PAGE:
Literature

  • In Breakfast of Champions, although Kilgore Trout's novels once sold at a high price to people who bought them for the "wide-open beavers" advertised on their covers in banners larger than the stories' titles, they later sold at a far lower price to people who bought them for the words, since hard-core pornography had become so devalued that "even high quality color motion pictures of wide-open beavers were going begging in the marketplace."
  • Dave Barry mentions this excuse in one of his books, "you read it for the articles despite knowing how hard it id to read sideways."

Live Action TV

  • In NCIS, Tony states this as the reason why he has such a large Porn Stash.
  • In the Friends episode "The One Where Chandler Crosses a Line":

 Kathy: Oh, God, is that Baywatch?

Chandler: Yes, but I only watch it for the articles.

    • Also a bit of an inversion in the episode where Playboy prints a joke which Ross (or Chandler) made, and Joey says, "You know they have naked chicks in there, right?"
  • Referenced in Coupling where the men visit a lap dancing club, Steve claims their visit is 'strictly for the articles'.
  • An inversion occurs in the Christina Applegate sitcom Jesse when the title character finds a Playboy among Diego's belongings.

 Jesse: Let me guess. You read it for the articles.

Diego: No, no... there are naked women in here.

  • Another inversion happens in Mork and Mindy in an episode where Mork becomes addicted to advertisements. When Mindy finds a magazine, Mork says "I swear, I only read it for the naked women."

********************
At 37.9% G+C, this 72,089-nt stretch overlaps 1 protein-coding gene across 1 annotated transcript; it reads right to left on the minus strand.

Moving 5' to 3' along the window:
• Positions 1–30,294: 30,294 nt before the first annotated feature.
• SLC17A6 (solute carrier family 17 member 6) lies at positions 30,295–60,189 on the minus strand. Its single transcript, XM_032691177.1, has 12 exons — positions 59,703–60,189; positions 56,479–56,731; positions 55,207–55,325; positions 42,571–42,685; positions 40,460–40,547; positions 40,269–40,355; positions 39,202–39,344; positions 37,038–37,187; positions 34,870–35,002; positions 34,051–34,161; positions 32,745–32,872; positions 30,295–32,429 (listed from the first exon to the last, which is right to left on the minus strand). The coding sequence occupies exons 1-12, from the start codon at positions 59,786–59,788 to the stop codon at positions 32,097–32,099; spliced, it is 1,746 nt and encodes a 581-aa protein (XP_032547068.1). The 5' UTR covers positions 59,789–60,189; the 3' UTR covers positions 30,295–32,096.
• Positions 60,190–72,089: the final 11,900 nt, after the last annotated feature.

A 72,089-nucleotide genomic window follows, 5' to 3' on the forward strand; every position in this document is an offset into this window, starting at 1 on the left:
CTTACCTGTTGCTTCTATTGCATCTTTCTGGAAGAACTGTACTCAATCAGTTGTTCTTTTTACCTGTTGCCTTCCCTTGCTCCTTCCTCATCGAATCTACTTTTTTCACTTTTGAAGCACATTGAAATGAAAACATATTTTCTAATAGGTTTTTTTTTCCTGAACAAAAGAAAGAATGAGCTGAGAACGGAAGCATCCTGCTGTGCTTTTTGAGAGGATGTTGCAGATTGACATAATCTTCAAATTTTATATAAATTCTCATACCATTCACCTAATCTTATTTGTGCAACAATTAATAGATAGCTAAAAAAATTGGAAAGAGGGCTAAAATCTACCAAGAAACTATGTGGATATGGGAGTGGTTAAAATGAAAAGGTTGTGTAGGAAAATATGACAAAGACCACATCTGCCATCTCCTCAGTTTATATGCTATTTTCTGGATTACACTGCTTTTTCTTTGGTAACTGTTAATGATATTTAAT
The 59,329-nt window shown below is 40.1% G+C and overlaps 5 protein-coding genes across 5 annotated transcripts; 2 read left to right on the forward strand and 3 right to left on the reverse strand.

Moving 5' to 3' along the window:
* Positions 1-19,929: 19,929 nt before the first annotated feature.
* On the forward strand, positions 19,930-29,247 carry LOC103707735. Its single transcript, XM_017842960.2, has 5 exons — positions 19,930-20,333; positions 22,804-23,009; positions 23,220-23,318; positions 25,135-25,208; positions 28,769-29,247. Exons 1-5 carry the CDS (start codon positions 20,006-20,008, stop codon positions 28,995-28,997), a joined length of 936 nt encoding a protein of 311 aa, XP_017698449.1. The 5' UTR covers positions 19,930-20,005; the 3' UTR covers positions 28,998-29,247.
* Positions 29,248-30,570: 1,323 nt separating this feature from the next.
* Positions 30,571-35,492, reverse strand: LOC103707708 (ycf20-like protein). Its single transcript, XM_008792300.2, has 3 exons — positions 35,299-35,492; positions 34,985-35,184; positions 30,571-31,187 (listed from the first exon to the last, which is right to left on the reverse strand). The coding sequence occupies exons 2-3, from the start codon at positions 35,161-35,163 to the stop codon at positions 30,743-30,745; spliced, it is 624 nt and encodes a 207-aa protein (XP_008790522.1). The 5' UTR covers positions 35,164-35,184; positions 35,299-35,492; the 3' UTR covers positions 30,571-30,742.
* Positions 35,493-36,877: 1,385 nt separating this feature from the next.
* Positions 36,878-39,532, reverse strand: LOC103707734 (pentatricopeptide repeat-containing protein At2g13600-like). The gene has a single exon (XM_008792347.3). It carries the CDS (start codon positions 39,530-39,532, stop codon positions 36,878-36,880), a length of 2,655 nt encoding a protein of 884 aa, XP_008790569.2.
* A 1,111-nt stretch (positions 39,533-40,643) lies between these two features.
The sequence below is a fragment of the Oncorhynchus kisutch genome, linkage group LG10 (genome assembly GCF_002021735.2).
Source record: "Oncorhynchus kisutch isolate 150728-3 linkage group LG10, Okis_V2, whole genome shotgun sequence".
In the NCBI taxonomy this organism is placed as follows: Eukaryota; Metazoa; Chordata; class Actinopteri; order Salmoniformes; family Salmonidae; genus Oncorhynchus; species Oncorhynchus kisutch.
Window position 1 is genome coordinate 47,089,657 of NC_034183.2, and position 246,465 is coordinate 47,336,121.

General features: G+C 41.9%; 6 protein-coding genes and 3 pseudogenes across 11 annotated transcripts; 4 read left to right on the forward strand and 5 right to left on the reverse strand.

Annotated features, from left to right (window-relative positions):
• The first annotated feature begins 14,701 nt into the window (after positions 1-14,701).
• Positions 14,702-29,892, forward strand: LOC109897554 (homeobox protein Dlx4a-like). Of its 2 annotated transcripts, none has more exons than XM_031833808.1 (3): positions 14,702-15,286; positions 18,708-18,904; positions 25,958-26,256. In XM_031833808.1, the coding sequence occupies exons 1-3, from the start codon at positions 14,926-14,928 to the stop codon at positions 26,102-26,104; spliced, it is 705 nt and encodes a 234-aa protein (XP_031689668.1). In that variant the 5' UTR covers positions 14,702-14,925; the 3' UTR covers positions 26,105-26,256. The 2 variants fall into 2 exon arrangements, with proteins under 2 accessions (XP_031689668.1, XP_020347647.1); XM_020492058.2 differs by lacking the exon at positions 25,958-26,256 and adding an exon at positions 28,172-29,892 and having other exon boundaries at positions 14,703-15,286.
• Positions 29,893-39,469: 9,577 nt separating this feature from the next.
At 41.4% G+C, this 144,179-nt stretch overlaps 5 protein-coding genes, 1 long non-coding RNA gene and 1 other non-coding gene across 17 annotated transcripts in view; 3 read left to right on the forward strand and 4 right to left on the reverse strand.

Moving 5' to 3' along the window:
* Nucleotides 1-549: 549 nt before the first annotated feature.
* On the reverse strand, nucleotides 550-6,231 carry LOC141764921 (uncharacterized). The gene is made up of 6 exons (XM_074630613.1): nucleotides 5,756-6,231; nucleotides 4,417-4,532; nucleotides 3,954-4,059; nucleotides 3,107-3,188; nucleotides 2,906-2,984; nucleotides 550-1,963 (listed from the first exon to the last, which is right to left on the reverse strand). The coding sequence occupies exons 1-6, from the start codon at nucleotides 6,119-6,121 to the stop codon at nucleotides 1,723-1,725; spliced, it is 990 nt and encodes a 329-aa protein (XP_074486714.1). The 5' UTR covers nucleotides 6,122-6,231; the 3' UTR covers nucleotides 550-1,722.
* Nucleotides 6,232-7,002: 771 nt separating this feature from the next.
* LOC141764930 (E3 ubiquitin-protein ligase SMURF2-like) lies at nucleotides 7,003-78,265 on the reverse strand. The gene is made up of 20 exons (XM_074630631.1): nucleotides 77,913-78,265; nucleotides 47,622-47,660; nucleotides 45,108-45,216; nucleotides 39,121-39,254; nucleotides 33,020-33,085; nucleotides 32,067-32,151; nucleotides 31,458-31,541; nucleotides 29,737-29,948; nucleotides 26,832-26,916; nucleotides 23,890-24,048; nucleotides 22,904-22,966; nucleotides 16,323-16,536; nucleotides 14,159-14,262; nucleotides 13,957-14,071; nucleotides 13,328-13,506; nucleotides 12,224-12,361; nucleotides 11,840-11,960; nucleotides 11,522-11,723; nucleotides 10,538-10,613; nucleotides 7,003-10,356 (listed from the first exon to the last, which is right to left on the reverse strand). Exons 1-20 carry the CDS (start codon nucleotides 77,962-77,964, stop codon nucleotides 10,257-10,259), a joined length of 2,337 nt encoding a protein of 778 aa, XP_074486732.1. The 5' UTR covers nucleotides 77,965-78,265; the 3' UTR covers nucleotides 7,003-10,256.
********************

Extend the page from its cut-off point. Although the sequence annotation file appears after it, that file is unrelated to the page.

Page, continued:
• In Will and Grace, Will mentions "actually reading Playboy for the articles" as something he used to do before he came out.
  • Life On Mars 2006 - Sam's excuse while hiding a tape recorder under Gene's copy of Jugs.

  "You know what the really sad thing is? I believe you."


Newspaper Comics

 Andy: Peter, I found something interesting under your mattress.

Peter: Mom, I swear, I only read those magazines for the articles!

Andy: I meant this baseball mitt. Now, about those magazines...

  • Parodied in Pooch Cafe when Chaz tries to convince Poncho that a collarless dog is still decent by showing him wolf photos. (Kinda gives a new meaning to National Geographic Nudity.)
  • This occurred in one arc of Luann, although Brad wasn't making any excuses. His mother found a copy of Playboy in his room; when his parents confronted him about it, he calmly told them a girl at school had loaned it to him because it included a very interesting article about civil liberties. Mom and Dad were shocked: "He got this from a girl?" "He read an article?"

Radio

  • In You'll Have Had Your Tea: The Doings of Hamish and Dougal, the Laird reads Big Fit Birds for the gardening tips.
  • One of Round the Horne's running gags is Kenneth Horne mentioning some absurd and often vaguely smutty-sounding publication and claiming to read it for the crossword/spot the ball competion/etc.

 "Now the other day I was leafing through my copy of The Lady Wrestlers Home Journal, which I buy for the fat stock prices..."

"Recently I was leafing through my copy of "Throw off Your Clothes and Live"- I buy it for the chess problems..."

Comedy

  • In one sketch, the French comedian trio "Les Inconnus" mentioned the magazine Photo, an art photography magazine featuring naked models , which can "provide a good alibi" when in society :

 "...it looks very smart, you can read it in front of people : '- what are you reading ?' '- I'm reading Photo... You know, I recently took interest in Photography...' "

Video Games

  • In-Universe in Fallout 2: when asked by Miss Kitty in New Reno why you have some Cats paw magazines on you, you can reply that you read them for the articles.